Congress holds first hearing on PFAS contamination

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Bart Johnsen-Harris

Environment America

This morning, the U.S. House Committee on Energy and Commerce Subcommittee on Environment will hold the first congressional hearing on per- and polyfluoroalkyl substances (PFAS) that have been contaminating drinking water in communities across the country. Bart Johnsen-Harris, clean water advocate for Environment America, issued the following statement:

“PFAS is contaminating drinking water from Michigan to North Carolina, affecting up to 110 million people across America. While today’s hearing shines a welcome spotlight on this problem, Congress and the EPA need to start treating PFAS like the public health emergency that it is.

“PFAS present significant threats to our health. Research has shown probable links between PFAS exposure and cancer, immune system deficiencies, high cholesterol, low fertility, and developmental issues in children and infants. Moreover, the health impacts of PFAS are magnified because they bioaccumulate in the food chain and persist for a long time in the environment.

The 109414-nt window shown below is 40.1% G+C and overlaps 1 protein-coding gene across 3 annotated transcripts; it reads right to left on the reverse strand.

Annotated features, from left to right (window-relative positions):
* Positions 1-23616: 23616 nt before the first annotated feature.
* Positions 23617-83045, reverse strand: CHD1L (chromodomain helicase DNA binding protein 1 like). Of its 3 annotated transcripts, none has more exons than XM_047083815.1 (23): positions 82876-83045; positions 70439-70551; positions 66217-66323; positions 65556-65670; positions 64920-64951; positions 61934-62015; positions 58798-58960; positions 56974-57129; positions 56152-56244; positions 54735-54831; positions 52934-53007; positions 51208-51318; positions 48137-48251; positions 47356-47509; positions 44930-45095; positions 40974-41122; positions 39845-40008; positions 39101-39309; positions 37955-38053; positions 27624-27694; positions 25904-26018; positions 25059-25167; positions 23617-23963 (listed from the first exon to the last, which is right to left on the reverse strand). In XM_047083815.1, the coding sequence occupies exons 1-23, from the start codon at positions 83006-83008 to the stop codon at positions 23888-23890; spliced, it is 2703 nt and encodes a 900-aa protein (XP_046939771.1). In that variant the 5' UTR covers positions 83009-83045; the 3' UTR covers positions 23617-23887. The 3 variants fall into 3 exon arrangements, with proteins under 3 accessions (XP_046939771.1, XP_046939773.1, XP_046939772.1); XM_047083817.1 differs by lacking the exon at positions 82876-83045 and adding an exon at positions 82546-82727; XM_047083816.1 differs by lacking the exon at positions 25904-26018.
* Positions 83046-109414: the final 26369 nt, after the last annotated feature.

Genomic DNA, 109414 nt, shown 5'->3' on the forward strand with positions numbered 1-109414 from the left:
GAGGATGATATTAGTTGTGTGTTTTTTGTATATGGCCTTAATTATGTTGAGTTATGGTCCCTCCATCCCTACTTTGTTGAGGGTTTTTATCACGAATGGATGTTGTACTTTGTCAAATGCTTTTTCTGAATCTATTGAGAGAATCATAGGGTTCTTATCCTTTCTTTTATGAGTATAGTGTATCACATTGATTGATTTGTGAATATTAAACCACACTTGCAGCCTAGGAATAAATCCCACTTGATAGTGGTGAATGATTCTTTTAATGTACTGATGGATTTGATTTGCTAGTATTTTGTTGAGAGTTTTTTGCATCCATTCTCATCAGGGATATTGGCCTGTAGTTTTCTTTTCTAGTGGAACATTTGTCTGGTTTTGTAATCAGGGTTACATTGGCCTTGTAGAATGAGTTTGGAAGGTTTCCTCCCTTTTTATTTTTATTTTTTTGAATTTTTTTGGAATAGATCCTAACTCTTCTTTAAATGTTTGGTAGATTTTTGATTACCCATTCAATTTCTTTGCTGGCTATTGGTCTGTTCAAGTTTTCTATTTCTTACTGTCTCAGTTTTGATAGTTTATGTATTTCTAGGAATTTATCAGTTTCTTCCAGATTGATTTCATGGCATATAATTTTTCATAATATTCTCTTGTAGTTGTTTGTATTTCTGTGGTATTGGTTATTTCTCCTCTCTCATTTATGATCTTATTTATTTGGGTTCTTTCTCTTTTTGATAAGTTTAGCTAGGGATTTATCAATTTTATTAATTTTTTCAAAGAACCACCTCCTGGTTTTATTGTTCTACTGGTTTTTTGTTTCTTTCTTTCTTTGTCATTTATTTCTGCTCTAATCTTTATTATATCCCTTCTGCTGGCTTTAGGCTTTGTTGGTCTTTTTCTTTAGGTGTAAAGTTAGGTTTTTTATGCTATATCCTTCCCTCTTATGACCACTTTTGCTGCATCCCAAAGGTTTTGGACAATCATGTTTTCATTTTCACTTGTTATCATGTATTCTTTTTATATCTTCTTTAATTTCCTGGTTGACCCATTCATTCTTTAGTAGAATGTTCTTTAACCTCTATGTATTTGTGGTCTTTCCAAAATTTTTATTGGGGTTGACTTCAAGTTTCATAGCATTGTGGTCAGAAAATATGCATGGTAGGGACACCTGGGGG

“To date, the federal government’s response has been insufficient. Particularly shameful was the EPA and White House’s attempted coverup of the crisis, in which they put public relations over public health.

“We’re calling on the Congress and the EPA to take the following actions:

  • Prevent further contamination: halt the use of PFAS chemicals and develop safer alternatives.

  • Ensure safe drinking water for affected communities: set health protective standards for PFAS to ensure adequate clean up of contaminated drinking water.

  • Hold polluters accountable: designate PFAS as hazardous substances under Superfund and take enforcement action to ensure that polluters pay.

“In our rush to resist stains and fight fire with foam, the widespread use of PFAS has repeated the tragedy we have seen with other toxic chemicals allowed on the market without proof of safety.

“Protecting our drinking water and our health going forward will require a precautionary approach: chemicals should not be rushed into the marketplace until they are proven safe, and we need to devote more of America’s ingenuity to developing safer alternatives. With a little more care, the PFAS crisis could have been averted.”